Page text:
How North African Rai Music Survives In The Age Of Jihad

Rai singer Faudel in July 2010
Rai singer Faudel in July 2010
Véronique Mortaigne

PARIS â€" Does the Arab world party? The answer is yes. That's also true in France, where the North African community doesn't deprive itself of pleasures or amusements, and where raï music â€" contrary, perhaps, to the general public's perception â€" is alive and well, albeit in a sphere of its own.

The music used to be ubiquitous in France, which held its first raï festival 30 years ago. The 1986 event took place in the Parisian suburb of Bobigny and encouraged the commercial success of a genre that never burdened itself with moral or religious rigor. The Bobigny festival, supported by the left-wing intelligentsia, introduced the French public to a new generation of raï singers from Oran, Algeria â€" people like Khaled, Cheb Mami, Cheb Sahraoui and Chaba Fadela. Veteran performer Cheikha Rimitti (1923-2006) also appeared.

Three decades later, raï music is still present, though far more discreet. The change is an indicator of how much different ethnic communities are closing in on themselves. To find it, one has to look in its new settings â€" in the "shisha cafes," which in theory don't sell alcohol but nevertheless resist the pressures of a hardening Islam that now considers cabarets to be places of ill repute. Here, "céfrans" ("white people" in French slang) are few, almost absent.

Humble origins

This Bedouin music, sung in the countryside with flutes and drums to liven up village wedding ceremonies, took the cabarets in Oran by storm in the 1950s. Then, after drawing some inspiration from reggae and keyboards, in France and elsewhere it became a symbol of the dancing and rebellious culture of the 1990s, of the children of Algeria's independence.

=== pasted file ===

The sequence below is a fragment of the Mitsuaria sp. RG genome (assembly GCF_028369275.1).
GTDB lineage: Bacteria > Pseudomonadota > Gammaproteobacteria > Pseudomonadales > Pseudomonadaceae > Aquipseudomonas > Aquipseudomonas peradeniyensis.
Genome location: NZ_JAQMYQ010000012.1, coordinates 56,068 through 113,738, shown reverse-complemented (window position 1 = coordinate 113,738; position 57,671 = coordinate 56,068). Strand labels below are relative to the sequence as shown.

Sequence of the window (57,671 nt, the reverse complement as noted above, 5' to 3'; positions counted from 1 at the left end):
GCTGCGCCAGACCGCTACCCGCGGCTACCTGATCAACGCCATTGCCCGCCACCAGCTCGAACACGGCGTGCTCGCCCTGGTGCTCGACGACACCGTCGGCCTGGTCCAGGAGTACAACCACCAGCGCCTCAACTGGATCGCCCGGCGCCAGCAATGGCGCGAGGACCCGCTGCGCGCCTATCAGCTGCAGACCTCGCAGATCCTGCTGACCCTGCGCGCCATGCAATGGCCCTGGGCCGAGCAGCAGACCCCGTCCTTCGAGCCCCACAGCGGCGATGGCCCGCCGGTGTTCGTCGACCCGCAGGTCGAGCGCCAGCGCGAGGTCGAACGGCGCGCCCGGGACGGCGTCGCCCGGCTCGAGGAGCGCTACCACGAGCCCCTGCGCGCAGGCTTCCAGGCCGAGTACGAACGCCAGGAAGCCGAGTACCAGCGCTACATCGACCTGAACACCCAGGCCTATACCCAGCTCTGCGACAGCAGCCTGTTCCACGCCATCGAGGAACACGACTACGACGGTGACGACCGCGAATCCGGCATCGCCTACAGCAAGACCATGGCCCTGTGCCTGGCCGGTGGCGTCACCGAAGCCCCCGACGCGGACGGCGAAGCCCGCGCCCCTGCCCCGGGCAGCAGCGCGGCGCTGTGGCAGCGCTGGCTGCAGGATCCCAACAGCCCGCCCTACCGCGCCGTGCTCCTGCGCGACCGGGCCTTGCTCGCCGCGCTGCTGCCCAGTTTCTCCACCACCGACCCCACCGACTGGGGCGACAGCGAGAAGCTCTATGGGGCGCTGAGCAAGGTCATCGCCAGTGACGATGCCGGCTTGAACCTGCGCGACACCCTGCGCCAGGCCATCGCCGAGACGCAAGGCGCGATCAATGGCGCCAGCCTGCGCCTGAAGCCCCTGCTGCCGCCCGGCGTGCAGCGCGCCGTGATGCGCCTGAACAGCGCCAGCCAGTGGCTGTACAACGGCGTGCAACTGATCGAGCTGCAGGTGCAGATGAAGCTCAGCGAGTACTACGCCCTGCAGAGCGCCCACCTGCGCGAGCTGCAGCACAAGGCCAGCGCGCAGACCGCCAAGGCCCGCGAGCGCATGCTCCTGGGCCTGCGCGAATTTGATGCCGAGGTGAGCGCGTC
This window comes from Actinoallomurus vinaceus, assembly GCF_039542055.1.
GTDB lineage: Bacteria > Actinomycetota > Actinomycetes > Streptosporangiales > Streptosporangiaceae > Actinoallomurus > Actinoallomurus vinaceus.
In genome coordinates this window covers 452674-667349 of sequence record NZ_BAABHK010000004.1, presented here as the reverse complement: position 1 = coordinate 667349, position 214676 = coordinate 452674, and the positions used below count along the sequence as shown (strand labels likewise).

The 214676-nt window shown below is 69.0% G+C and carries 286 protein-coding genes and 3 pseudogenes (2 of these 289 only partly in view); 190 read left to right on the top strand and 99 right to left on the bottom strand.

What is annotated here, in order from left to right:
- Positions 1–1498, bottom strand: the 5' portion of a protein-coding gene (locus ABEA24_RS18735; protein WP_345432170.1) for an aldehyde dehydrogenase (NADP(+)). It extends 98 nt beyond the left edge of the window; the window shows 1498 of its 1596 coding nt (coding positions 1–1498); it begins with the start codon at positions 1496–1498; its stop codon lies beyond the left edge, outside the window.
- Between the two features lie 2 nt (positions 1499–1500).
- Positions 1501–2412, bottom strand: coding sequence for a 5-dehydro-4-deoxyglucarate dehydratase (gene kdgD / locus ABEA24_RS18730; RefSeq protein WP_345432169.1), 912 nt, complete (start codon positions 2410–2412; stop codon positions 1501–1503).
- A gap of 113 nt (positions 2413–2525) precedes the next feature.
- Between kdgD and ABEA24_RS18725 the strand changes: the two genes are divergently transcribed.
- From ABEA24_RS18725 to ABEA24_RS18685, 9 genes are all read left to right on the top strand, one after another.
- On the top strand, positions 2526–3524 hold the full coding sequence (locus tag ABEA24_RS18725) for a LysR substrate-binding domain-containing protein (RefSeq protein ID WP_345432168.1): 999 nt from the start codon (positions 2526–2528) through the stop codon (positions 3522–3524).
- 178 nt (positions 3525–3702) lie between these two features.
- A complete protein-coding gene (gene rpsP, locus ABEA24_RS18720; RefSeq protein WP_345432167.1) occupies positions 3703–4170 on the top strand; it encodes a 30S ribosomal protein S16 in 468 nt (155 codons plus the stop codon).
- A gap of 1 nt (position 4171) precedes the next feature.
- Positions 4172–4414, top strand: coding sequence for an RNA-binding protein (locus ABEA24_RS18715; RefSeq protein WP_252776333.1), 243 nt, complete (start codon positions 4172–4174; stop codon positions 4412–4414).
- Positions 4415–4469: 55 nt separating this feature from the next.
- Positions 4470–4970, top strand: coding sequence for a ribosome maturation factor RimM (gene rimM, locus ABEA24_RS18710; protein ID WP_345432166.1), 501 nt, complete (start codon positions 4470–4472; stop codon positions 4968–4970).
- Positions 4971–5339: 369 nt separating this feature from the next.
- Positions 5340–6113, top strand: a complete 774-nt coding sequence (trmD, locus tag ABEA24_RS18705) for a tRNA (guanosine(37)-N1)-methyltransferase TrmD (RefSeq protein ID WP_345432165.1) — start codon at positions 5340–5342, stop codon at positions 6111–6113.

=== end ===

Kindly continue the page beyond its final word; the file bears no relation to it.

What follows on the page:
Raï music was appreciated at the time because it was seen as music from the ghetto. A bad boy with a golden earring, Cheb Khaled played the accordion and sang with flourishes while belly dancing. He used to play in the Parisian northern-African quarter of Barbès but also at the Bains-Douches, one of the trendiest clubs at the time, before recording "Didi" in 1992, a worldwide success that took him to New York and Cairo.

Pop-raï music reached its high point with the 1,2,3 Soleils concert in a Paris sports arena that was transformed into a multicultural dance floor for the occasion. That was in 1998, the same year France's "black-blanc-beur" soccer team won the FIFA World Cup. Khaled, the boss, Faudel, the little prince, and Rachid Taha, hoarse and political, were accompanied by British producer Steve Hillage along with Gail Ann Dorsey, David Bowie's bass player. At the end of the gig, music label Universal organized a memorable party in the Bois de Boulogne park.

The music industry was flourishing at the time, and the Western public's curiosity for exotic world music knew no boundaries. But in the mid-2000s, it all crumbled. The clannish raï business plunged with the decline of audio cassettes. Khaled's image was dented by stories of domestic violence. Cheb Mami was sent to jail for forcing his wife to have an abortion. Faudel lost all artistic credibility when he supported Nicolas Sarkozy's presidential campaign in 2007.

From then onwards, the "raï networks" escaped the French public. The young French-north-African DJs took hold of the raï rhythmics and exported it to the Gulf countries or even Thailand, a haven for boxing enthusiasts where many Algerians emigrated in the 1980s and opened Mideast-inspired shisha bars.

Radical reactions

In France too, these lounges multiplied from north to south. Some of them are big enough to hold 1,000 to 1,500 people. "Arab youth aren't accepted anywhere else," says the manager of singer Cheba Zahouania. "There's no alcohol, and sometimes, in the most popular shisha bars, mothers come with the veil. We share all the information on social networks, Facebook and Twitter, and that's where the clientele is recruited for special events, concerts, etc.," he explains.

Zahouania, the now 56-year-old "queen of Algerian raï," wrote one of the early pop-raï hits â€" "El Baraka" â€" which she sang with Cheb Hasni. The song is about a non-married couple making love in a wrecked shack.

Hasni was killed in 1984 by radical Islamists. He was 26. Those were dark years in Algeria, where many artists and intellectuals were killed by the Armed Islamic Group of Algeria (GIA). Female raï singers received death threats. Zahouania and Chaba Fadela sought refuge in France.

"From 1989, I was doing gigs everywhere, from Moscow to Dubai to the United States," Fadela says. "We were the representatives of a culture. The GIA put an end to that. It's a mafia that has nothing to do with Islam."

Fadela is now 53 and still lives in Paris with her children, including "a daughter who became a police officer," she says with pride. She used to sing love songs with her husband Cheb Sahraoui, including "N'sel Fik" (you belong to me), the first international raï hit.